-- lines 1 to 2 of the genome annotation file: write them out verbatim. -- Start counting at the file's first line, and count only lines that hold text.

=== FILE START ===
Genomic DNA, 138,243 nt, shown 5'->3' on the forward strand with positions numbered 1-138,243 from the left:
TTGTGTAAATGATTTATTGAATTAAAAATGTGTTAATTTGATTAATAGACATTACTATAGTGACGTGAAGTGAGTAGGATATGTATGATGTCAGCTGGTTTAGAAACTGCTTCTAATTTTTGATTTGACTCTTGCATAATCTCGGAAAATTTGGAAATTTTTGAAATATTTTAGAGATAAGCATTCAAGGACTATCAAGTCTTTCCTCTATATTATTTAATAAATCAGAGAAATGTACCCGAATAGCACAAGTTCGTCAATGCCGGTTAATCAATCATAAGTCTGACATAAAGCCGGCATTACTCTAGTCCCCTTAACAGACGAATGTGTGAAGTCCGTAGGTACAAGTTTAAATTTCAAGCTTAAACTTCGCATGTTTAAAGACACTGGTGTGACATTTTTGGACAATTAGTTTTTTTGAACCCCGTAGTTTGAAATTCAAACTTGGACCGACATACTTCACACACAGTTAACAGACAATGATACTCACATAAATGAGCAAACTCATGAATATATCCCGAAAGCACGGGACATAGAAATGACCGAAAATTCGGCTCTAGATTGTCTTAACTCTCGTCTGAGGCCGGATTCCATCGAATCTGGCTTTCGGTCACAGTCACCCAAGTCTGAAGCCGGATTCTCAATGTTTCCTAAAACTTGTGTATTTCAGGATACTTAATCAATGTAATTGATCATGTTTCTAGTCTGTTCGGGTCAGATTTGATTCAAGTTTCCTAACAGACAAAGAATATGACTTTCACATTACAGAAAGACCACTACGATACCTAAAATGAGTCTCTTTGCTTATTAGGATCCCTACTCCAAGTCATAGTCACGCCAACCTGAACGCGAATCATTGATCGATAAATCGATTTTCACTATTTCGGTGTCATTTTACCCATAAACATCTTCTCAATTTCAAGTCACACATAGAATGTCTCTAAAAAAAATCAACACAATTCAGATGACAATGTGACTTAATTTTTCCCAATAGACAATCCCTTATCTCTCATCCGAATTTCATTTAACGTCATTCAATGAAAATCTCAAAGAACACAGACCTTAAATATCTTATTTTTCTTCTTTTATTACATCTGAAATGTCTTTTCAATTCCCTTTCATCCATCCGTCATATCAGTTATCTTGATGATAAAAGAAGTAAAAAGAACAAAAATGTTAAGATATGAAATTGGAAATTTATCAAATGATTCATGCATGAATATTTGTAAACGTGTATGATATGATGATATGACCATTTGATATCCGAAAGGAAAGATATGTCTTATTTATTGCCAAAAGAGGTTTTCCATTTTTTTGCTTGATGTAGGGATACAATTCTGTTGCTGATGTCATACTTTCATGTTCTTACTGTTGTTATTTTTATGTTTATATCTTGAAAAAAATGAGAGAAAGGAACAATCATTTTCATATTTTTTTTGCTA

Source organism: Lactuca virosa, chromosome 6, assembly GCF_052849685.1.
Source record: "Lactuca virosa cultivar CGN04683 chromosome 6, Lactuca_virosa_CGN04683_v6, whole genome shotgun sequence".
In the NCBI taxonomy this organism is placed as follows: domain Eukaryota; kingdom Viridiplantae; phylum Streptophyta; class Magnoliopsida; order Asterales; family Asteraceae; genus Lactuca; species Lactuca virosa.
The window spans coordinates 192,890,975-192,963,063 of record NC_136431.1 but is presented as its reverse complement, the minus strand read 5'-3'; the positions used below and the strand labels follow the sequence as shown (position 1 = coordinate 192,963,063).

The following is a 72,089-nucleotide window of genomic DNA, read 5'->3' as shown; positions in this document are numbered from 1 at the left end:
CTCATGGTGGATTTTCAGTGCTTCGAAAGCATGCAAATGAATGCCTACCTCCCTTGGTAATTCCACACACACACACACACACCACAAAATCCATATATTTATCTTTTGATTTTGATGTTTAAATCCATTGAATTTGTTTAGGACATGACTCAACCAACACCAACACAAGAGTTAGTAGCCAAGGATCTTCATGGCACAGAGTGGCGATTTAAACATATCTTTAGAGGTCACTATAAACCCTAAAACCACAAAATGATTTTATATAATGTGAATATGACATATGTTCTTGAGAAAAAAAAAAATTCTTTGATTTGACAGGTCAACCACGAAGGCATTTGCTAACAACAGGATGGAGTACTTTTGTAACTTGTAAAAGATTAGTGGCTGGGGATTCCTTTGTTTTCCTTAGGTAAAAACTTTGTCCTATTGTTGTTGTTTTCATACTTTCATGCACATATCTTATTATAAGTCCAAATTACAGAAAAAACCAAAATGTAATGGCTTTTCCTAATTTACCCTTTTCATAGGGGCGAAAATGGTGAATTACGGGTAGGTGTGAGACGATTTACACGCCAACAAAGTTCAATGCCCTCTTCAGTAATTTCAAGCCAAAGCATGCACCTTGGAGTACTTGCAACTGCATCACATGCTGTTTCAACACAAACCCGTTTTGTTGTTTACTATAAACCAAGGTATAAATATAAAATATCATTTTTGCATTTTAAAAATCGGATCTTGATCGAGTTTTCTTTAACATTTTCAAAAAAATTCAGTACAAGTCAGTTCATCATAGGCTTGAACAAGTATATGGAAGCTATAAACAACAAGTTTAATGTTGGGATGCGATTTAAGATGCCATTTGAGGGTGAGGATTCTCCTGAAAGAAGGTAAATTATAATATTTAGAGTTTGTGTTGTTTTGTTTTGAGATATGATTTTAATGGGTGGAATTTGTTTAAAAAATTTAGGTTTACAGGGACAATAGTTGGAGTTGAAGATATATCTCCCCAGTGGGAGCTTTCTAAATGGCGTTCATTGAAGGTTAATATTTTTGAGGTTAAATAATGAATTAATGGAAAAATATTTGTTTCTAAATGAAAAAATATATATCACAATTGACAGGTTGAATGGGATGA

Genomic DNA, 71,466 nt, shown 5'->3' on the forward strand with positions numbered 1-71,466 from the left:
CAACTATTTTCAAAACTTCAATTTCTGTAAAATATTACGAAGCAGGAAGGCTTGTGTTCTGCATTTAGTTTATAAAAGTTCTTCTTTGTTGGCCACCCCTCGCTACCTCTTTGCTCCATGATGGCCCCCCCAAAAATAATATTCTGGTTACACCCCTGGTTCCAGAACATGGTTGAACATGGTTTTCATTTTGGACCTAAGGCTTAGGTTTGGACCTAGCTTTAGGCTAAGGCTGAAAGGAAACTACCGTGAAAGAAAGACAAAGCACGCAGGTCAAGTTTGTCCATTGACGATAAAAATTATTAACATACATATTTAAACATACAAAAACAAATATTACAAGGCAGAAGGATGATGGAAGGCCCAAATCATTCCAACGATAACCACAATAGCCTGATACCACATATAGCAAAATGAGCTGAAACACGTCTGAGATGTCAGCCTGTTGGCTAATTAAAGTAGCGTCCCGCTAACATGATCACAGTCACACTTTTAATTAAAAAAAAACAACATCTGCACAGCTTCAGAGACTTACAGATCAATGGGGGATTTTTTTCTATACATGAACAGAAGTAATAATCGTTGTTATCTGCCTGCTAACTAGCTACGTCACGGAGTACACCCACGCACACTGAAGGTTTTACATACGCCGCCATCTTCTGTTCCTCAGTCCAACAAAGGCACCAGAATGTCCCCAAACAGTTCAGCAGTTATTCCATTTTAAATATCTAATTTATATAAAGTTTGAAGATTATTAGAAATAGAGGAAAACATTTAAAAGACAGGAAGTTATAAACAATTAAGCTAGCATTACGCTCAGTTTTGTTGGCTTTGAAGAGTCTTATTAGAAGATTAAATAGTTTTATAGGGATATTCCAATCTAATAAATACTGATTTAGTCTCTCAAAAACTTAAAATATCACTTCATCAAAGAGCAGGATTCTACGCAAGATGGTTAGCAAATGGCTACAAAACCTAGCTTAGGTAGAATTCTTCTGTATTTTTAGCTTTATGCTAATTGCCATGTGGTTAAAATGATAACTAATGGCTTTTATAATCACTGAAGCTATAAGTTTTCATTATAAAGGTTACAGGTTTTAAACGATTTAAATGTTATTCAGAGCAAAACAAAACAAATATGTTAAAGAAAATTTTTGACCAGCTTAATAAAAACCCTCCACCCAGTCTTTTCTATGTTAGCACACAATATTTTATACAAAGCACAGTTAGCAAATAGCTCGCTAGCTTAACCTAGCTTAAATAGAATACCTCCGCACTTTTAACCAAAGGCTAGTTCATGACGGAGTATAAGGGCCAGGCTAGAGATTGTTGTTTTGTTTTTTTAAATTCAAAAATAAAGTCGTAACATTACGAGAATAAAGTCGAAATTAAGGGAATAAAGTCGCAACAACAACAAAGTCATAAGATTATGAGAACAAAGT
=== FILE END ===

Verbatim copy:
Genomic DNA, 138,243 nt, shown 5'->3' on the forward strand with positions numbered 1-138,243 from the left:
TTGTGTAAATGATTTATTGAATTAAAAATGTGTTAATTTGATTAATAGACATTACTATAGTGACGTGAAGTGAGTAGGATATGTATGATGTCAGCTGGTTTAGAAACTGCTTCTAATTTTTGATTTGACTCTTGCATAATCTCGGAAAATTTGGAAATTTTTGAAATATTTTAGAGATAAGCATTCAAGGACTATCAAGTCTTTCCTCTATATTATTTAATAAATCAGAGAAATGTACCCGAATAGCACAAGTTCGTCAATGCCGGTTAATCAATCATAAGTCTGACATAAAGCCGGCATTACTCTAGTCCCCTTAACAGACGAATGTGTGAAGTCCGTAGGTACAAGTTTAAATTTCAAGCTTAAACTTCGCATGTTTAAAGACACTGGTGTGACATTTTTGGACAATTAGTTTTTTTGAACCCCGTAGTTTGAAATTCAAACTTGGACCGACATACTTCACACACAGTTAACAGACAATGATACTCACATAAATGAGCAAACTCATGAATATATCCCGAAAGCACGGGACATAGAAATGACCGAAAATTCGGCTCTAGATTGTCTTAACTCTCGTCTGAGGCCGGATTCCATCGAATCTGGCTTTCGGTCACAGTCACCCAAGTCTGAAGCCGGATTCTCAATGTTTCCTAAAACTTGTGTATTTCAGGATACTTAATCAATGTAATTGATCATGTTTCTAGTCTGTTCGGGTCAGATTTGATTCAAGTTTCCTAACAGACAAAGAATATGACTTTCACATTACAGAAAGACCACTACGATACCTAAAATGAGTCTCTTTGCTTATTAGGATCCCTACTCCAAGTCATAGTCACGCCAACCTGAACGCGAATCATTGATCGATAAATCGATTTTCACTATTTCGGTGTCATTTTACCCATAAACATCTTCTCAATTTCAAGTCACACATAGAATGTCTCTAAAAAAAATCAACACAATTCAGATGACAATGTGACTTAATTTTTCCCAATAGACAATCCCTTATCTCTCATCCGAATTTCATTTAACGTCATTCAATGAAAATCTCAAAGAACACAGACCTTAAATATCTTATTTTTCTTCTTTTATTACATCTGAAATGTCTTTTCAATTCCCTTTCATCCATCCGTCATATCAGTTATCTTGATGATAAAAGAAGTAAAAAGAACAAAAATGTTAAGATATGAAATTGGAAATTTATCAAATGATTCATGCATGAATATTTGTAAACGTGTATGATATGATGATATGACCATTTGATATCCGAAAGGAAAGATATGTCTTATTTATTGCCAAAAGAGGTTTTCCATTTTTTTGCTTGATGTAGGGATACAATTCTGTTGCTGATGTCATACTTTCATGTTCTTACTGTTGTTATTTTTATGTTTATATCTTGAAAAAAATGAGAGAAAGGAACAATCATTTTCATATTTTTTTTGCTA